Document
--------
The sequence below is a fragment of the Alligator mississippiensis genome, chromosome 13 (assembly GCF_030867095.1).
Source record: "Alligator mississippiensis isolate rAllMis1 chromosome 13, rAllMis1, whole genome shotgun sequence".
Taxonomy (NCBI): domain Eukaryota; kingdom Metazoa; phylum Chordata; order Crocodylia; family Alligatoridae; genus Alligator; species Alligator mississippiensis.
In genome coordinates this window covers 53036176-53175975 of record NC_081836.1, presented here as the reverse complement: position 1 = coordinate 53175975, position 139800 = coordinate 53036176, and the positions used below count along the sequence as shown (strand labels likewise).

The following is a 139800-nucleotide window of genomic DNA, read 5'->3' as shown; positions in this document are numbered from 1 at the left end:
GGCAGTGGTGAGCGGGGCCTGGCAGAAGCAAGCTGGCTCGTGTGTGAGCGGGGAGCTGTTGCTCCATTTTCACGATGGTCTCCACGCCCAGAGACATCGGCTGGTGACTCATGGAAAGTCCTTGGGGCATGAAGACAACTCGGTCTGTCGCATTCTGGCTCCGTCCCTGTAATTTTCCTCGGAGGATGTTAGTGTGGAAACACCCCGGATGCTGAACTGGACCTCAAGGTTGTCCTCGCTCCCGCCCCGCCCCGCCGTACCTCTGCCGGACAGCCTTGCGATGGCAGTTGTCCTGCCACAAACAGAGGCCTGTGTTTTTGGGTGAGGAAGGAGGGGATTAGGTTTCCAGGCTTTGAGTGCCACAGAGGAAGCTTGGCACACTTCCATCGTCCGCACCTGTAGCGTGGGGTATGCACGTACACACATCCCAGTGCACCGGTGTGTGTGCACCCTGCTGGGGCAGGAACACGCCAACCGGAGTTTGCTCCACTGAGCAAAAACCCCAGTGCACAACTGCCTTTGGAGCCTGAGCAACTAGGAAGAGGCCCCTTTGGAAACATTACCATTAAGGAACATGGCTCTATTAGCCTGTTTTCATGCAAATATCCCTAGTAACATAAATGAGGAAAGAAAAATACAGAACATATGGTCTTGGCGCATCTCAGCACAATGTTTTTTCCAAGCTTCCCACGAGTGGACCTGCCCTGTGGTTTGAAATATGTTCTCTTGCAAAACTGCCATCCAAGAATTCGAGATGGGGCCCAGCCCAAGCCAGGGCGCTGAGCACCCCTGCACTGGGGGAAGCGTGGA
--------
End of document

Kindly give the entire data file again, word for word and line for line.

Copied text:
The sequence below is a fragment of the Alligator mississippiensis genome, chromosome 13 (assembly GCF_030867095.1).
Source record: "Alligator mississippiensis isolate rAllMis1 chromosome 13, rAllMis1, whole genome shotgun sequence".
Taxonomy (NCBI): domain Eukaryota; kingdom Metazoa; phylum Chordata; order Crocodylia; family Alligatoridae; genus Alligator; species Alligator mississippiensis.
In genome coordinates this window covers 53036176-53175975 of record NC_081836.1, presented here as the reverse complement: position 1 = coordinate 53175975, position 139800 = coordinate 53036176, and the positions used below count along the sequence as shown (strand labels likewise).

The following is a 139800-nucleotide window of genomic DNA, read 5'->3' as shown; positions in this document are numbered from 1 at the left end:
GGCAGTGGTGAGCGGGGCCTGGCAGAAGCAAGCTGGCTCGTGTGTGAGCGGGGAGCTGTTGCTCCATTTTCACGATGGTCTCCACGCCCAGAGACATCGGCTGGTGACTCATGGAAAGTCCTTGGGGCATGAAGACAACTCGGTCTGTCGCATTCTGGCTCCGTCCCTGTAATTTTCCTCGGAGGATGTTAGTGTGGAAACACCCCGGATGCTGAACTGGACCTCAAGGTTGTCCTCGCTCCCGCCCCGCCCCGCCGTACCTCTGCCGGACAGCCTTGCGATGGCAGTTGTCCTGCCACAAACAGAGGCCTGTGTTTTTGGGTGAGGAAGGAGGGGATTAGGTTTCCAGGCTTTGAGTGCCACAGAGGAAGCTTGGCACACTTCCATCGTCCGCACCTGTAGCGTGGGGTATGCACGTACACACATCCCAGTGCACCGGTGTGTGTGCACCCTGCTGGGGCAGGAACACGCCAACCGGAGTTTGCTCCACTGAGCAAAAACCCCAGTGCACAACTGCCTTTGGAGCCTGAGCAACTAGGAAGAGGCCCCTTTGGAAACATTACCATTAAGGAACATGGCTCTATTAGCCTGTTTTCATGCAAATATCCCTAGTAACATAAATGAGGAAAGAAAAATACAGAACATATGGTCTTGGCGCATCTCAGCACAATGTTTTTTCCAAGCTTCCCACGAGTGGACCTGCCCTGTGGTTTGAAATATGTTCTCTTGCAAAACTGCCATCCAAGAATTCGAGATGGGGCCCAGCCCAAGCCAGGGCGCTGAGCACCCCTGCACTGGGGGAAGCGTGGA